In general, acute viral or early bacterial sinusitis may resolve without antibiotics. However, if your symptoms are more severe, your doctor may prescribe antibiotics.
Antibiotics help eliminate a sinus infection by attacking the bacteria that causes it, but until the drugs take effect, they do not do much to alleviate symptoms.
A typical course is usually between 7-21 days depending on your doctor’s instructions. Side effects include rashes, diarrhea or stomach issues.
Don’t stop taking your antibiotics earlier than instructed as this can allow the bacterial infection to fester and not be fully resolved. On the other hand, the overuse of antibiotics can lead to superbugs, which are bacteria that cause serious infections and cannot be easily treated.
Your doctor may have you schedule another visit to monitor your condition.
Sinus rinse is a salt water or saline solution that helps flush out the mucus in your nasal cavity and sinuses.
It can be made at home by mixing 1 cup of prewarmed water with ½ teaspoon of table salt and ½ teaspoon of baking soda. Then, spray it into your nose using a nasal sprayer or pour it into your nose with a neti pot.
It is important to perform the rinse at least twice a day until your symptoms resolve.
Nasal corticosteroids (nasal steroid sprays) are used to prevent and treat inflammation. They are also effective in shrinking and preventing the return of nasal polyps.
They are available over the counter or by prescription.
Your doctor may also direct you to rinse your nasal cavity with a saline solution mixed with a corticosteroid such as budesonide.
Oral corticosteroids are usually prescribed if you have nasal polyps or a severe case of sinusitis. They are typically only used to treat severe symptoms.
Antifungal drugs can be prescribed to treat a fungal infection but this is rarely needed.
Allergies can be treated with antihistamines or allergy shots. Avoiding exposure to allergens in general can reduce the occurrence of allergic sinusitis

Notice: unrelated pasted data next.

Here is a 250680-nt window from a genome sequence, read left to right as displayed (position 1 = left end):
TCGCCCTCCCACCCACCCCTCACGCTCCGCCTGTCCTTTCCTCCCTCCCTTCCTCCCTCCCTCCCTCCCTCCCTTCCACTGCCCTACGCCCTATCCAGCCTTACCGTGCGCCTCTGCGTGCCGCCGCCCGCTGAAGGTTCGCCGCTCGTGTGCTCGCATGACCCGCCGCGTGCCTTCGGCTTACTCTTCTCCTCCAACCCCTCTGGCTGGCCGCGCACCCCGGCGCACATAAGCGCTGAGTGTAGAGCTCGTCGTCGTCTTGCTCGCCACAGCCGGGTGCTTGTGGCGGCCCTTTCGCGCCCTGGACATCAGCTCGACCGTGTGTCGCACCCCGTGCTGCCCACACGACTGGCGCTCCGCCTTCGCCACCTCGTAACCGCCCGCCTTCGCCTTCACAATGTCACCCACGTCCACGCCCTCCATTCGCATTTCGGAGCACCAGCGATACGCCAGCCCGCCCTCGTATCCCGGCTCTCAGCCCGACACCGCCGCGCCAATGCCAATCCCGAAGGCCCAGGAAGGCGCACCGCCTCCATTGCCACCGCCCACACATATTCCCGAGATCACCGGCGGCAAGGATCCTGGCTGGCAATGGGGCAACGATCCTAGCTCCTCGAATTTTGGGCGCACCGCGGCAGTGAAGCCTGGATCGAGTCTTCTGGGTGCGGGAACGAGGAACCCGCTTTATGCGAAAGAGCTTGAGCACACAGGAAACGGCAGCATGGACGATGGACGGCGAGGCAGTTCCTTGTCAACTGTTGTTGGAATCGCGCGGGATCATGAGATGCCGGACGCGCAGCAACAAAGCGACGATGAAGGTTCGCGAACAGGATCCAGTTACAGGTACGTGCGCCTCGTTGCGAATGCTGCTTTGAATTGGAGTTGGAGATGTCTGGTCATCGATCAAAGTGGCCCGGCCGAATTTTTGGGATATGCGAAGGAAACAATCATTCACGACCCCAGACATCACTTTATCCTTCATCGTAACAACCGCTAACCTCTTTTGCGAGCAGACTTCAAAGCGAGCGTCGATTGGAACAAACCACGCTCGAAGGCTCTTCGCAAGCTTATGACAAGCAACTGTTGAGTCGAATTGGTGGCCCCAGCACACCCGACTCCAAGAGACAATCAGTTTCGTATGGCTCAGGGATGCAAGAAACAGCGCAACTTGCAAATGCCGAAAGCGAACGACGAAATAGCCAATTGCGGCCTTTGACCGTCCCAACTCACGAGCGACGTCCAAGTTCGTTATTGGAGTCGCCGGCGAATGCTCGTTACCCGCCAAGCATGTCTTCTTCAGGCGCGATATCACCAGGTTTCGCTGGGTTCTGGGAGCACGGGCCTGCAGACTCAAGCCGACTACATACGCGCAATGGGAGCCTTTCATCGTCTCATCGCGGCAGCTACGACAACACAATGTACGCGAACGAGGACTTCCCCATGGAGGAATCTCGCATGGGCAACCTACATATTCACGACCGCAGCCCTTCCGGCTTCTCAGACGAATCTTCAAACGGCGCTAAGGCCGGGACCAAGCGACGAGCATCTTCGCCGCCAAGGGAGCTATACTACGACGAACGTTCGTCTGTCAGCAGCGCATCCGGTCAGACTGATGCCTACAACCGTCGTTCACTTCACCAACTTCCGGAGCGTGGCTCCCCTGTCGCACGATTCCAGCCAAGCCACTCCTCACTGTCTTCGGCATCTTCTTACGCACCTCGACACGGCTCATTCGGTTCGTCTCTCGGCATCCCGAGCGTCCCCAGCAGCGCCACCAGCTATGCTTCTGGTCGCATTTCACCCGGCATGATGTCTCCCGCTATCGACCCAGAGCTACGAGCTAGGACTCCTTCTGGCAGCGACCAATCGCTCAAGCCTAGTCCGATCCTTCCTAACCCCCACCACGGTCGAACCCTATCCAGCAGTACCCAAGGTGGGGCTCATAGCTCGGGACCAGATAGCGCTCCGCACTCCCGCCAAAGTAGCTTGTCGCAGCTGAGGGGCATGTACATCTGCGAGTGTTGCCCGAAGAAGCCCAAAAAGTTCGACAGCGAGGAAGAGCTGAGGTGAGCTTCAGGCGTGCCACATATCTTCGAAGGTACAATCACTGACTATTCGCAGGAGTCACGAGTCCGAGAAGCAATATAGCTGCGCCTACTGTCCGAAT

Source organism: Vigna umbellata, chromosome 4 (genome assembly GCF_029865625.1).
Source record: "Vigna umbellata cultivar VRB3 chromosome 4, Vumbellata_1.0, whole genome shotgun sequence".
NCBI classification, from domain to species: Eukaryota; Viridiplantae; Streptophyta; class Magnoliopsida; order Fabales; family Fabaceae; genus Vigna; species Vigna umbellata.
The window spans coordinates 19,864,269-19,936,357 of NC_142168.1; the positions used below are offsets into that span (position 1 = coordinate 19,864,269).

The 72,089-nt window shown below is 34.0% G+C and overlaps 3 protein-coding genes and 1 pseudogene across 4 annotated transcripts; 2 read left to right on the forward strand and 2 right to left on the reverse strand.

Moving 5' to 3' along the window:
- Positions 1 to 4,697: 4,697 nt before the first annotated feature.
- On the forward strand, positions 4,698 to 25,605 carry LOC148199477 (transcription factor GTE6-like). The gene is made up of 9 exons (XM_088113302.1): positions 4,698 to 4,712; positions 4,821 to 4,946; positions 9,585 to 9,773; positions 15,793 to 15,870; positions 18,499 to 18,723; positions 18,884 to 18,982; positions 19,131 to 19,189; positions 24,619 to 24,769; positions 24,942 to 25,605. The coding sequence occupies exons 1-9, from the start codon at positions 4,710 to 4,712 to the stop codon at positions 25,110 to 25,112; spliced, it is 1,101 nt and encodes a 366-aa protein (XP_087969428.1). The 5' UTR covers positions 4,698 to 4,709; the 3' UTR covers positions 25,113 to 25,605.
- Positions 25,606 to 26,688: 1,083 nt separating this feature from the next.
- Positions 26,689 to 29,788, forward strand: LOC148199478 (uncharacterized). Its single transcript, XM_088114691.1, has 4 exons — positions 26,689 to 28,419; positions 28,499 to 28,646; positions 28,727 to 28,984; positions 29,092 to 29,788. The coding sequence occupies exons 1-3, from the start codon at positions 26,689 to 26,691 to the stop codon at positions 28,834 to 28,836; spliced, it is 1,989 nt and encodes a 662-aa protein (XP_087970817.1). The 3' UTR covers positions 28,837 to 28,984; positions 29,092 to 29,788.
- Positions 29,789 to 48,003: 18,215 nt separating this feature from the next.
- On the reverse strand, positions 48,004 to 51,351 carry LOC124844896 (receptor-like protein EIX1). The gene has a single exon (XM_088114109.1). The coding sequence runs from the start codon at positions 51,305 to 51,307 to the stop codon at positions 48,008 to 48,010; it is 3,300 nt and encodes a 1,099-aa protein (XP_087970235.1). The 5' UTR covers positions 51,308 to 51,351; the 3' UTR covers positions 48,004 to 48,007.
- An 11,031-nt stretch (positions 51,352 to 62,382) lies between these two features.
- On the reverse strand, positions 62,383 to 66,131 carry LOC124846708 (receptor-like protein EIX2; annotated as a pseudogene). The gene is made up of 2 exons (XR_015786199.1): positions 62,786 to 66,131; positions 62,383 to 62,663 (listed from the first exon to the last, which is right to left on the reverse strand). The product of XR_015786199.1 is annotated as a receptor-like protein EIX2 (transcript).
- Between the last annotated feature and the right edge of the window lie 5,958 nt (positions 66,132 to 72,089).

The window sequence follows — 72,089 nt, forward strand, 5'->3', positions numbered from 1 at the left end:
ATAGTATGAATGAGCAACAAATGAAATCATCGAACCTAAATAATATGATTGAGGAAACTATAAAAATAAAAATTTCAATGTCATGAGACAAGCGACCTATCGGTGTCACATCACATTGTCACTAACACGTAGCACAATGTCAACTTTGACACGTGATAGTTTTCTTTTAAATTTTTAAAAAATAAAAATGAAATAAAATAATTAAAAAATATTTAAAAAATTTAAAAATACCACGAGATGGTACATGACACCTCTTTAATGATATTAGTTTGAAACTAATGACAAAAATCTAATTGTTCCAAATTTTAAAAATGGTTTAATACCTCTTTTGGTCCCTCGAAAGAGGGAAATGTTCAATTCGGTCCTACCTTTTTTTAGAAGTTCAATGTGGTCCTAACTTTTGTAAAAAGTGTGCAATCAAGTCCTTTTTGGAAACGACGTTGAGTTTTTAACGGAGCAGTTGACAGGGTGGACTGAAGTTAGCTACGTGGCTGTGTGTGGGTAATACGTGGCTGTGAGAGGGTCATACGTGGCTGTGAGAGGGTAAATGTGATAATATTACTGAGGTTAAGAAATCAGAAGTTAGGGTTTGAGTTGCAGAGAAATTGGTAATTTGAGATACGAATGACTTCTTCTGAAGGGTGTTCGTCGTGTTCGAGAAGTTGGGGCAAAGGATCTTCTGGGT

If you aren’t responding to the above treatments, your ENT specialist may opt to perform functional endoscopic sinus surgery (FESS).
FESS is usually performed under general anesthesia (when you’re asleep) and patients can often go home on the same day.
During the procedure, the surgeon will insert an endoscope into your nose. It is a thin tube with a lens at one end that magnifies the inside of your nose. It allows the surgeon to see the opening of your sinuses and insert small surgical instruments.
What To Expect During Your Visit To An ENT Specialist?
A visit to an ENT specialist or otolaryngologist is usually different from an average visit to your family physician, as the specialist may use instrumentation to allow better visualization of your sinuses.
Typically, a medical history is taken eliciting the symptoms of the patient’s complaints.
A thorough examination of sinuses is usually performed. Depending on your presenting complains or the nature of your condition, a nose scope (nasendoscopy) may be required. A nasendoscopy is a simple and relatively painless procedure which is performed under local anaesthesia (a spray to numb and decongest the nose will be applied). This is done in the clinic and takes less than 5 minutes.
Other investigations such as blood tests, imaging (X-rays, CT scans, MRIs etc) and laboratory tests (e.g. bacterial culture and biopsy tests) may be arranged if deemed necessary by our ENT Specialist.
Is The Treatment of Sinusitis Covered by Medisave or Medical Insurance?
The assessment of Sinusitis usually requires a nasal endoscopy, which is performed in the clinic. This is considered a Day Surgery (Hospitalization) procedure.
The costs of consultation and medical treatments following a nasal endoscopy are usually insurance (if you have the appropriate health insurance) or Medisave claimable.
We provide E-filing (Electronic Filing) services for patients with Medisave or health insurance plans that meet the appropriate criteria. You should speak to our friendly clinic staff who will be able to assist with your enquiries on insurance or Medisave claims.